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The competitive environment in which we live and work can tempt many business owners to cut corners to ensure they can keep their products and services competitively priced. Some things simply should not be cut, however, because they elevate the employer’s risk while only reducing the overhead marginally. A case in point is the importance of maintaining a drug-free workplace.
Even in today’s highly competitive marketplace, making sure that your employees are drug free and sober on the job is of paramount importance. Drug testing isn’t required in every industry, but regardless of the bottom line, if you want your business to thrive, you need to be confident that your employees are drug free.
The number one reason given by business owners for mandatory drug testing is that it helps them avoid legal liability. The liability extends to co-workers as well as customers and clients. If an employee is intoxicated and causes harm to another person, or damages property, the business owner can be legally liable. So, when a business owner requires drug testing, it helps him weed out troublesome employees, thus mitigating the potential for problems. However, requiring drug tests to avoid liability issues will only work if you know the laws related to the process. Otherwise, you could be looking at a whole new set of liabilities.
Drug testing has been recognized by various United States courts as an action that invades the privacy rights of citizens. As such, limitations have been placed on how and when an employer can require a current or potential employee to submit to a drug test.
Overall, those with the most rights are current employees since they could potentially lose their job if a drug test came back positive. Job applicants, however, only lose out on a job opportunity. Since the courts have fought to find a balance between individual and business rights, there are a few limitations that could apply to you and your business if you require drug testing. For example, the most commonly known laws related to drug testing revolve around prescription medication. Under the Americans with Disabilities Act of 1990, employers are not legally allowed to discriminate against someone who takes a legally prescribed medication that would otherwise be illegal.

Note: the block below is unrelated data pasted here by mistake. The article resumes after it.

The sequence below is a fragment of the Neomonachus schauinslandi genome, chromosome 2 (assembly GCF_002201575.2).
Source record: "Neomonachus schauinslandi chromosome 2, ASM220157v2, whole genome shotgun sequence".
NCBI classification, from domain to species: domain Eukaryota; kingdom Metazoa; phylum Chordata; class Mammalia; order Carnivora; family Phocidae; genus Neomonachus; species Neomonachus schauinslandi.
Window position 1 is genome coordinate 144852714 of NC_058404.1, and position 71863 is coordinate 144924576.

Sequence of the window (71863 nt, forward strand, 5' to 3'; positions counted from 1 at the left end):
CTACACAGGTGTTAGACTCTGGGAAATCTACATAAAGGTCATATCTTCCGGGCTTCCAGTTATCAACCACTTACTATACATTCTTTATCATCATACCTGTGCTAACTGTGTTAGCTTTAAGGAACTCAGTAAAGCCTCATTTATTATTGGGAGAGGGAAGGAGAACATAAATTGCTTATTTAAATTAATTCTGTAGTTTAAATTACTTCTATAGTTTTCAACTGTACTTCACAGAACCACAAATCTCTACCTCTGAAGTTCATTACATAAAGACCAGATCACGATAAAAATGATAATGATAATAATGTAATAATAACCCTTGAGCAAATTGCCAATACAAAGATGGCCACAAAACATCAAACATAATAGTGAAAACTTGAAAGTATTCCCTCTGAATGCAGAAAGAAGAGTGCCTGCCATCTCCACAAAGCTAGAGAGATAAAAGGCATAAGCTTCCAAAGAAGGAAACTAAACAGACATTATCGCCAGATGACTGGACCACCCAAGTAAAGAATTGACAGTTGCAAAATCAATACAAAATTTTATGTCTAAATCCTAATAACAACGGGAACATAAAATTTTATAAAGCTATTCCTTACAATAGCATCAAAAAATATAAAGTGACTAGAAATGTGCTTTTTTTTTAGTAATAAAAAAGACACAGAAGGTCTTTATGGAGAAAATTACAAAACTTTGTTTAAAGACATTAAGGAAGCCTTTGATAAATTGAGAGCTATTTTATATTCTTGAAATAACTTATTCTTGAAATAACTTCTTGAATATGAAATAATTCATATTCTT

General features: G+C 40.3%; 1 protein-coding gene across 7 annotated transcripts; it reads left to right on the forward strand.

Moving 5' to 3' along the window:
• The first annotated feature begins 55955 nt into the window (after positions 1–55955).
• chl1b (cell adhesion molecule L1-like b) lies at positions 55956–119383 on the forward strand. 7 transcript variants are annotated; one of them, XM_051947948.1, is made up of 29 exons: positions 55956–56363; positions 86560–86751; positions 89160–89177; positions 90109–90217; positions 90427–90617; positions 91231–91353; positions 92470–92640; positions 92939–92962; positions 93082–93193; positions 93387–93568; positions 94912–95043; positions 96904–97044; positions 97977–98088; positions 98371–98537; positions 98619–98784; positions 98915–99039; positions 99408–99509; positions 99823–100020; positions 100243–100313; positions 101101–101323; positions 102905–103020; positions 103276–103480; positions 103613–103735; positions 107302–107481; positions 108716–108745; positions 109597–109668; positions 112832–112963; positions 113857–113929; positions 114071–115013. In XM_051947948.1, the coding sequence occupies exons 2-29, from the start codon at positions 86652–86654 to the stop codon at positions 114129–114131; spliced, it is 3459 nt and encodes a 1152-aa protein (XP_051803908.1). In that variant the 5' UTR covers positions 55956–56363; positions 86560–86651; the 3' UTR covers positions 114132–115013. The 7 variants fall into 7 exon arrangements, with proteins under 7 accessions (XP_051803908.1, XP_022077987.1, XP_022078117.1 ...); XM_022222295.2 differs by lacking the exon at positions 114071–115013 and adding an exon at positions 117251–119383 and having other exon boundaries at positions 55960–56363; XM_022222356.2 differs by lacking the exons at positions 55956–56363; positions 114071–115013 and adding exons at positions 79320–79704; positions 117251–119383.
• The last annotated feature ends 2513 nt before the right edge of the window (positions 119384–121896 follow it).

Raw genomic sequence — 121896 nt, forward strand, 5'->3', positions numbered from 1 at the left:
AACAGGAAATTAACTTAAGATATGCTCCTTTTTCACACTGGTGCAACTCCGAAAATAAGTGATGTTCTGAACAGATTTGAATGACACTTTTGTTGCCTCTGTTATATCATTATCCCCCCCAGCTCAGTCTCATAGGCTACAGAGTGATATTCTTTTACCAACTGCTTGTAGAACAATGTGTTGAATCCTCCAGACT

Another example of legal protection related to employment drug testing is the act of requiring a specific group of people to be tested for drugs, while forgoing the requirement for others. If an employer only tested his Catholic employees, for example, he would be in violation of discrimination laws. An exception to this rule can be made if the employer requires drug testing for everyone who serves a specific role (ex: delivery drivers). It would not be considered discrimination if the same employer chose not to test the office staff.
The above are general scenarios associated with limits on drug testing. If you have a concern about a specific situation, and whether or not you are legally allowed to drug test someone, contact your state’s labor department.